Corrective Nasal Surgery after Maxillomandibular Advancement for Obstructive Sleep Apnea: Experience from 379 Cases

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Abstract

Objective

Efficacy of maxillomandibular advancement (MMA) in the treatment of obstructive sleep apnea (OSA) is associated with degree of maxillary advancement. Large maxillary advancement leads to profound changes of the nasolabial region. We present the incidence and indications of post-MMA corrective nasal surgery in a large cohort.

Study Design

Case series with chart review.

Setting

University medical center.

Subjects and Methods

A total of 379 subjects with OSA underwent MMA at Stanford Hospital (surgeons: S.Y.L., R.W.R.) from August 1992 to December 2015. Data were collected on age, sex, American Society of Anesthesiologists score, polysomnography parameters, and history of nasal surgery. Primary outcome parameters were the incidence and indications of post-MMA corrective nasal surgery.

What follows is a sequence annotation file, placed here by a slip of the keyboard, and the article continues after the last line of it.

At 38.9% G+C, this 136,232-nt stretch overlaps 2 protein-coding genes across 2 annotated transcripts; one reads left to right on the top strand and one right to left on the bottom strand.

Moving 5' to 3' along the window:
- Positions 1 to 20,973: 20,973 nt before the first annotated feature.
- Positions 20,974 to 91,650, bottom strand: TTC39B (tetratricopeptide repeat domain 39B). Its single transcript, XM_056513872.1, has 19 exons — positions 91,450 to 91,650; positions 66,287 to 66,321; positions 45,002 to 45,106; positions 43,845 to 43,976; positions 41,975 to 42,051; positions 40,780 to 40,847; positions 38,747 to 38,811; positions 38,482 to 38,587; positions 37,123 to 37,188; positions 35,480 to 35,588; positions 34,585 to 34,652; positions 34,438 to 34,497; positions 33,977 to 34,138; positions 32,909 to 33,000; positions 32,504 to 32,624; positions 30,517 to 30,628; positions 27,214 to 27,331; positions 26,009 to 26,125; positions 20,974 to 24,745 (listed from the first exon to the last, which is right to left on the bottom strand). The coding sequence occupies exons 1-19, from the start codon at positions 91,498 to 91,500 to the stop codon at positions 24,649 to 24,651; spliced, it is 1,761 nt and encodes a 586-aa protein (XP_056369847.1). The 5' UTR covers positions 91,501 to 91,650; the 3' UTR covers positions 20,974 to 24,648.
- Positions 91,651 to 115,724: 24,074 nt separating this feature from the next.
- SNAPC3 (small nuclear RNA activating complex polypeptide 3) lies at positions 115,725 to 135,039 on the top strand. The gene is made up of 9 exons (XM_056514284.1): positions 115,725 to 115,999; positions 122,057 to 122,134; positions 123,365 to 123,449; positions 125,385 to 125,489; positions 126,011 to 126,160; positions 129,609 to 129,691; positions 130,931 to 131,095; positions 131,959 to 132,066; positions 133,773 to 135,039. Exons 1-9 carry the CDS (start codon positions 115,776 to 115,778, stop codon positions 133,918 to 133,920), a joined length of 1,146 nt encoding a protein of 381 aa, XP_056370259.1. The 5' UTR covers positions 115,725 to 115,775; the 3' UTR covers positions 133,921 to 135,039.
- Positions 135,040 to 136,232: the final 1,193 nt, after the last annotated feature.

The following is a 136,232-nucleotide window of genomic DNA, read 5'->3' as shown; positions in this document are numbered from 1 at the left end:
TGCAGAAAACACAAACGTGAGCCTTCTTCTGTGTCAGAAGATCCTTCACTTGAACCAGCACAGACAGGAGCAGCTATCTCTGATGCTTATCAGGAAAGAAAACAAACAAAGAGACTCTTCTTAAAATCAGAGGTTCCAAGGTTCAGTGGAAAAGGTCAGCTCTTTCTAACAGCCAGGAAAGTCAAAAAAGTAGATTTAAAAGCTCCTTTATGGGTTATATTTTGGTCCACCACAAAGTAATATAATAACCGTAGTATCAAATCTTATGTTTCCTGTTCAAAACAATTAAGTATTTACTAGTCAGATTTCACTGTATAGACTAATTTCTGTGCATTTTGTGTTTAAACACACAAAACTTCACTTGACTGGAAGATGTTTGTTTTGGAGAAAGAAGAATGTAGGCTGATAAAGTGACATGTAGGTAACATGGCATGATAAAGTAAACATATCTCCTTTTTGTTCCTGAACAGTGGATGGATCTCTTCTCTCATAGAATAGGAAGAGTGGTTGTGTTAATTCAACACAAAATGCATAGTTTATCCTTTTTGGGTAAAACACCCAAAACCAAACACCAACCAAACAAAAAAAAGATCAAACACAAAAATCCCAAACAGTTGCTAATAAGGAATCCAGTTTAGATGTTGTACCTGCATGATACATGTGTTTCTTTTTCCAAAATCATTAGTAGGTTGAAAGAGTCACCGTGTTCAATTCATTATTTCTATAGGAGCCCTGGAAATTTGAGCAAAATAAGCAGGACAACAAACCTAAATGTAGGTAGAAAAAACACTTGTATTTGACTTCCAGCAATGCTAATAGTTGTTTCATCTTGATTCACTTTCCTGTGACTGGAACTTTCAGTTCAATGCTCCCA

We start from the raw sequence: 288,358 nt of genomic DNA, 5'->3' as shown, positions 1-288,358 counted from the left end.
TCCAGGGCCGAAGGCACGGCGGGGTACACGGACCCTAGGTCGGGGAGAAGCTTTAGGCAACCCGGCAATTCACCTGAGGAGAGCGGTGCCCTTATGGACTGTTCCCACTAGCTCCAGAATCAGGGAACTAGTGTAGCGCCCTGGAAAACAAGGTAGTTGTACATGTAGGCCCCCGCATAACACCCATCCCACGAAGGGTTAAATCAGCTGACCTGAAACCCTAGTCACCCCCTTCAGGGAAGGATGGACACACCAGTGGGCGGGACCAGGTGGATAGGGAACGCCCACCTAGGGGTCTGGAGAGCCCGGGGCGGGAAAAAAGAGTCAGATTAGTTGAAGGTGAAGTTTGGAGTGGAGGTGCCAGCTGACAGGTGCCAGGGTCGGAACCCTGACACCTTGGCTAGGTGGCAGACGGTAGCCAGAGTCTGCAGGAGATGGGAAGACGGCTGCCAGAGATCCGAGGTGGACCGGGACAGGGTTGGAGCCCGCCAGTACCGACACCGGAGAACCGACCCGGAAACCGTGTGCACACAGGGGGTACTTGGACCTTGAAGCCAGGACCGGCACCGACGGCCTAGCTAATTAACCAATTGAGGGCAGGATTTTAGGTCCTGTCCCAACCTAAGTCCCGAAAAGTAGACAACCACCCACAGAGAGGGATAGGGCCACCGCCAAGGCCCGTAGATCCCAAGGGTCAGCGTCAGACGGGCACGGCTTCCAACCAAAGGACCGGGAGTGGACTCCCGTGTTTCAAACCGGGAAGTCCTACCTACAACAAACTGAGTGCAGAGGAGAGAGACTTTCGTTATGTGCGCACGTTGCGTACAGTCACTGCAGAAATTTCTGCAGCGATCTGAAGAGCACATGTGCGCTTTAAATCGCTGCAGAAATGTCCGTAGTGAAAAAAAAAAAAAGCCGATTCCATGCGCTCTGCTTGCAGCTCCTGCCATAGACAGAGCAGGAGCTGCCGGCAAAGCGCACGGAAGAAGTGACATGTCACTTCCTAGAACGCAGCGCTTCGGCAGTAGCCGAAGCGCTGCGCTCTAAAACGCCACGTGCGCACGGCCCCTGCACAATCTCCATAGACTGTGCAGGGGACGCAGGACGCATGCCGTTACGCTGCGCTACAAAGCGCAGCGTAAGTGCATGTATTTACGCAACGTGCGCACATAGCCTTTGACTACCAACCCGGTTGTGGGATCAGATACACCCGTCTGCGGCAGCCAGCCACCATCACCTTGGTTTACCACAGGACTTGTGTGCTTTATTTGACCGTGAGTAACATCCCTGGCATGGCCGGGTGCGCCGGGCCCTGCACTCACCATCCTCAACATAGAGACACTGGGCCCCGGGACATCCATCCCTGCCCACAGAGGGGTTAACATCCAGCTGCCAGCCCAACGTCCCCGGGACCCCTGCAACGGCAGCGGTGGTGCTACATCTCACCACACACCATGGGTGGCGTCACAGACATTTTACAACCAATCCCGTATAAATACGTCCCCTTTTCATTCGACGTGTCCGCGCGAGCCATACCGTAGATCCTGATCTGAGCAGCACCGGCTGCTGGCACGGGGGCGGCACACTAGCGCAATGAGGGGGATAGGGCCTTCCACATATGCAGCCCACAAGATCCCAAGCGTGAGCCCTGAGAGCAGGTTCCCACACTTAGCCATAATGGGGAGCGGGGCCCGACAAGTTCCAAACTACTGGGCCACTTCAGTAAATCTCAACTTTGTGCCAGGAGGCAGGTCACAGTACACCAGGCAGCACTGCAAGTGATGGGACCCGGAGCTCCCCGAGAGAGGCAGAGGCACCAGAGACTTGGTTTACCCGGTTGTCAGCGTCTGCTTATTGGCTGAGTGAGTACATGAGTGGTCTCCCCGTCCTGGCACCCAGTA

Results

Of 379 subjects, the surgical success rate was 76.3% based on the change in respiratory disturbance index. Seventy-one subjects (18.7%) underwent corrective nasal surgery after MMA, whereas 48 underwent functional nasal surgery and 23 underwent both functional and aesthetic nasal surgery. Lower oxygen saturation nadir and higher baseline respiratory disturbance index were associated with increased likelihood of post-MMA corrective nasal surgery.

Conclusion

MMA surgical success is associated with degree of maxillary advancement, which is especially significant in patients with severe OSA. Patients must be counseled on its impact in nasal function and aesthetics. Our series, the largest to date to address this question, suggests that the incidence of post-MMA corrective nasal surgery is at least 18.7%. Prospectively, refinement in MMA techniques is needed to minimize postoperative compromise in nasal form and function.

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